I have a beautiful book: cloth-covered and filled with photographs and a few heartfelt words. It is ‘Brighter Later’ by Brian David Stevens. His images are of the sea and are presented in pairs. In most of them there is no land to be seen save a pale smear of beach, though some have birds and a few are streaked by groynes. Each square photograph, taken with great skill and care, has a twin; not an identical brother or sister but one that is ever so slightly and lightly different in its perspective. They remind me of my student days peering through stereoscopic lenses at paired black and white photographs. Those ‘practical’, pre-satellite geography lessons showed how, through the miracle of photography coupled with polished glass, two-dimensional flat images could be transformed into a strangely satisfying 3-D rolling landscape.
Somehow Stevens’ pictures, taken over the course of a year from around the UK coast, have given me a similar stereoscopic unsettling (you can find his work here: http://briandavidstevens.com/albums/pFVx2/brighter-later) . His captured views look out at the sea and sky, something I do myself every day. They are unusual because there are no seaside towns, piers or people; rather, they are crammed with clouds and water, waves and mists. Their altered perspectives persuade the viewer to retrieve memories of looking out to sea; it is almost possible to feel the salty air and hear the swash of water. And they remind us of what we do more often than not when visiting the coast: we gaze outwards to horizons, to watch the waters, assess weather conditions and, maybe for a short time, simply pause.
I live close to the gentle waters of the Inner Sound and the turbulences of the Minches. The sea is my daily companion and at the top of a small cliff close to our croft I pause and attempt to judge sea state and cloud types, and the likelihood of rain. And, wind strength permitting, if I can stand, I’ll take a photograph.
I started recording cloud and sea colours because I wanted to paint. I had been introduced to the works of American painter Jon Schueler who stayed for a while at Mallaig. He lived and worked in small cottage overlooking the Sound of Sleat, a vibrant stretch of water that runs between the Morar coast and Isle of Skye. His paintings were mostly of sea and sky, often horizon-less, yet filled with rich colours, and I became fascinated by what and how he was seeing these landless places. He, like Stevens, always looked outwards, away from land and at times his paintings are unsettling for their lack of grounding, of earth. He wrote at length about the lure of the sea and how, in trying to understand light and colour, became certain only ocean and atmosphere could teach him. His output was prodigious. And so, with Schueler’s paintings in mind, I tried to catch the elusive colours of sea and sky in watercolour and acrylics. Inexperience with paint prompted photography; if I took a photograph, I reasoned, I would at least be able to reproduce the colours I was seeing.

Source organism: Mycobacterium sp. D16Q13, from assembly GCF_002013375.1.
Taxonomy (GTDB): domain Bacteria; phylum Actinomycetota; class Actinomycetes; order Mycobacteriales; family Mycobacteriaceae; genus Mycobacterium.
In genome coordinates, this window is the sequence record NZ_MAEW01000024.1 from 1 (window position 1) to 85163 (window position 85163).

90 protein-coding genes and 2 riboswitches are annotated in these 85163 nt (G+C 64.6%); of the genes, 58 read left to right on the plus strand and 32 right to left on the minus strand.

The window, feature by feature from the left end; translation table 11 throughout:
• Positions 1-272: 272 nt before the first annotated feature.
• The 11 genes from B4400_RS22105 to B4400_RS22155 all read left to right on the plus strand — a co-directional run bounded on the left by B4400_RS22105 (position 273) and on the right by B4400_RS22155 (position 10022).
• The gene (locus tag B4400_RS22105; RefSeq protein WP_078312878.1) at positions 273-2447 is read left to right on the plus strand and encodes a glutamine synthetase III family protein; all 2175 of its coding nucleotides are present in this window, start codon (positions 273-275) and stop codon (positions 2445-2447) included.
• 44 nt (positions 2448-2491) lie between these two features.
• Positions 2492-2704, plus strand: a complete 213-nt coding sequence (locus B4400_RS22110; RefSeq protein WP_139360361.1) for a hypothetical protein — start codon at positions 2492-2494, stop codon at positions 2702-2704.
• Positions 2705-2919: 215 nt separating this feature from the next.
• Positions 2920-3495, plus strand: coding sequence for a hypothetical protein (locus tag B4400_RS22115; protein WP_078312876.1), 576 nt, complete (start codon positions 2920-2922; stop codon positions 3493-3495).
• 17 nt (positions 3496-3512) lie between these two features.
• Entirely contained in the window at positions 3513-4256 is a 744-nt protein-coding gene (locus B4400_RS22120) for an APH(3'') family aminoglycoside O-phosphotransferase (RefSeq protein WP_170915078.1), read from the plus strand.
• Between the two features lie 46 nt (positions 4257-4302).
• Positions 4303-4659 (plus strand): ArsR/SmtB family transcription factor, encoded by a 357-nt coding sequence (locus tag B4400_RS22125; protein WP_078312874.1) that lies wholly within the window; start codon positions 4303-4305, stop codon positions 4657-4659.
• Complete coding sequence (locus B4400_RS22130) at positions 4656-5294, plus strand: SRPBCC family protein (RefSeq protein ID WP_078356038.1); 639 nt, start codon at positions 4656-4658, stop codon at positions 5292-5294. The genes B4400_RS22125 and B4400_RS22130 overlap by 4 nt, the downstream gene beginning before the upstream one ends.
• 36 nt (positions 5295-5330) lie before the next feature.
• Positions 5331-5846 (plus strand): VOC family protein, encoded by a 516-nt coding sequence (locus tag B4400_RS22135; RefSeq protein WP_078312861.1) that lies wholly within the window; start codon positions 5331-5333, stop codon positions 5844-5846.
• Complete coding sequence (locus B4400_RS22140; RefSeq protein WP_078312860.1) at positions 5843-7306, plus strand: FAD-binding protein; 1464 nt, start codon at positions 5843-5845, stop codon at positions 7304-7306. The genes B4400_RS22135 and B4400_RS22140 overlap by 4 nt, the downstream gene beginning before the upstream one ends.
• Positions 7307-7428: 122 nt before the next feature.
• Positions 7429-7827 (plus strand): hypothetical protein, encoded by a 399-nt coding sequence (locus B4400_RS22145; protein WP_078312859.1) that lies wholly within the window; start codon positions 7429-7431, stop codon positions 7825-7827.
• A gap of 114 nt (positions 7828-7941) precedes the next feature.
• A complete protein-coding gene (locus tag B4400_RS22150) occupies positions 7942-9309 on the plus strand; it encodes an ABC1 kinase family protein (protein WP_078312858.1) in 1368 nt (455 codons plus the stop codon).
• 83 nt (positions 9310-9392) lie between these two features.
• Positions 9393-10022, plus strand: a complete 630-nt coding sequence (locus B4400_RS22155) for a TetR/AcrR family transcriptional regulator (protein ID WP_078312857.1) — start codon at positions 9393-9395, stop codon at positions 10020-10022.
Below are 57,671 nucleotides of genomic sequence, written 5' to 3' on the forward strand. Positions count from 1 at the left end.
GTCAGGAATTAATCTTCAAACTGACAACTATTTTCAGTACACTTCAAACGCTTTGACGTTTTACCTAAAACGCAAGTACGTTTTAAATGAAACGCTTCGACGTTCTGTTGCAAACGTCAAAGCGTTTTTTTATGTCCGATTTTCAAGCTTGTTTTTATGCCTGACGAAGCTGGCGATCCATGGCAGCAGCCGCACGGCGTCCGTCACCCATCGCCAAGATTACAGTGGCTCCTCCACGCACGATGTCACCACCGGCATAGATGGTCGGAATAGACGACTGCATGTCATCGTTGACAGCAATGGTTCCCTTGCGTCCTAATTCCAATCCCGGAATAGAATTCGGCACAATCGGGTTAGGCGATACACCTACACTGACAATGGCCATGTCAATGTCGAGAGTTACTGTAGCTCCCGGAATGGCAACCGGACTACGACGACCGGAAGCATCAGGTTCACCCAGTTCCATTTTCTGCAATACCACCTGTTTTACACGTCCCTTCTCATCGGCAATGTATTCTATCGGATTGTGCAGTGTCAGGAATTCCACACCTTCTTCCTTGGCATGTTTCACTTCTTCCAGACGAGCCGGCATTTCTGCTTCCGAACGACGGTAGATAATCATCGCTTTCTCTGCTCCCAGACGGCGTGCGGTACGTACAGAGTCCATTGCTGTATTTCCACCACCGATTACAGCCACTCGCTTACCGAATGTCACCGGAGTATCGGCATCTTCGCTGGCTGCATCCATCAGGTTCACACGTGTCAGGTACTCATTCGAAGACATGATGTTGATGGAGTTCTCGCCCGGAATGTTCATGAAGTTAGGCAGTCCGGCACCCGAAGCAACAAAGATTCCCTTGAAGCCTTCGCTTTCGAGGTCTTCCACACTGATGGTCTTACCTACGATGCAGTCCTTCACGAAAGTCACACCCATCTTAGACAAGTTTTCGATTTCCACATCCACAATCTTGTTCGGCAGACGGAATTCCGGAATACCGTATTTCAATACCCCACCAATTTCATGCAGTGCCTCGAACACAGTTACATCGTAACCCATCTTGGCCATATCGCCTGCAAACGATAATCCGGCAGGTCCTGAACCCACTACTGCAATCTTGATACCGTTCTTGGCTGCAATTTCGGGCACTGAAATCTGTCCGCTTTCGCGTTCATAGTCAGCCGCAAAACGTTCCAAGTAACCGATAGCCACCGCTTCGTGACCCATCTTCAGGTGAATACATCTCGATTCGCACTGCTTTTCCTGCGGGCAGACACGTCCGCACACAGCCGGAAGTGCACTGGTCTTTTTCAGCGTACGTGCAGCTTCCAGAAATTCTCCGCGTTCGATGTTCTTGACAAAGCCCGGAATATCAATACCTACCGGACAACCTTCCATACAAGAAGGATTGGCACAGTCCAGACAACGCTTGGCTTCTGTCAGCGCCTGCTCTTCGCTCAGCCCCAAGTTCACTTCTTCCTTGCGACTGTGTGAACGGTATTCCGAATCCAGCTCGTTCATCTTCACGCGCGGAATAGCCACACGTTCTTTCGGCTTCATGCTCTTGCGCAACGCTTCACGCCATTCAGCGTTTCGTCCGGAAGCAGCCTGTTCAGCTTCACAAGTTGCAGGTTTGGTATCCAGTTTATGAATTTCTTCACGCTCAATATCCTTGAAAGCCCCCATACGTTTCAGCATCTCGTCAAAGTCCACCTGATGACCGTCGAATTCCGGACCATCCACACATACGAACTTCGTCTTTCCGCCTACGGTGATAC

When I received ‘Brighter Later’ as a Christmas gift I was enchanted and remembered then my Schueler-sea-sky-pictures, taken from the same cliff-top spot.
Here are just a few. They are undoctored; colours, tone and texture are as captured by my old camera. They are cup-filled with water in almost all near-oceanic and atmospheric states: liquid and aerosol, mist, cloud, wave, slick sea surface and mysterious haar. There is stillness and motion, calm and quiet fury; there are horizons and yet in some, no discernible edges at all. They are paint-filled with vibrancy and colour: blue, green, grey, purple, pink, orange, yellow, silver, magenta and even near-black.
I am emboldened and will try brush on canvas again.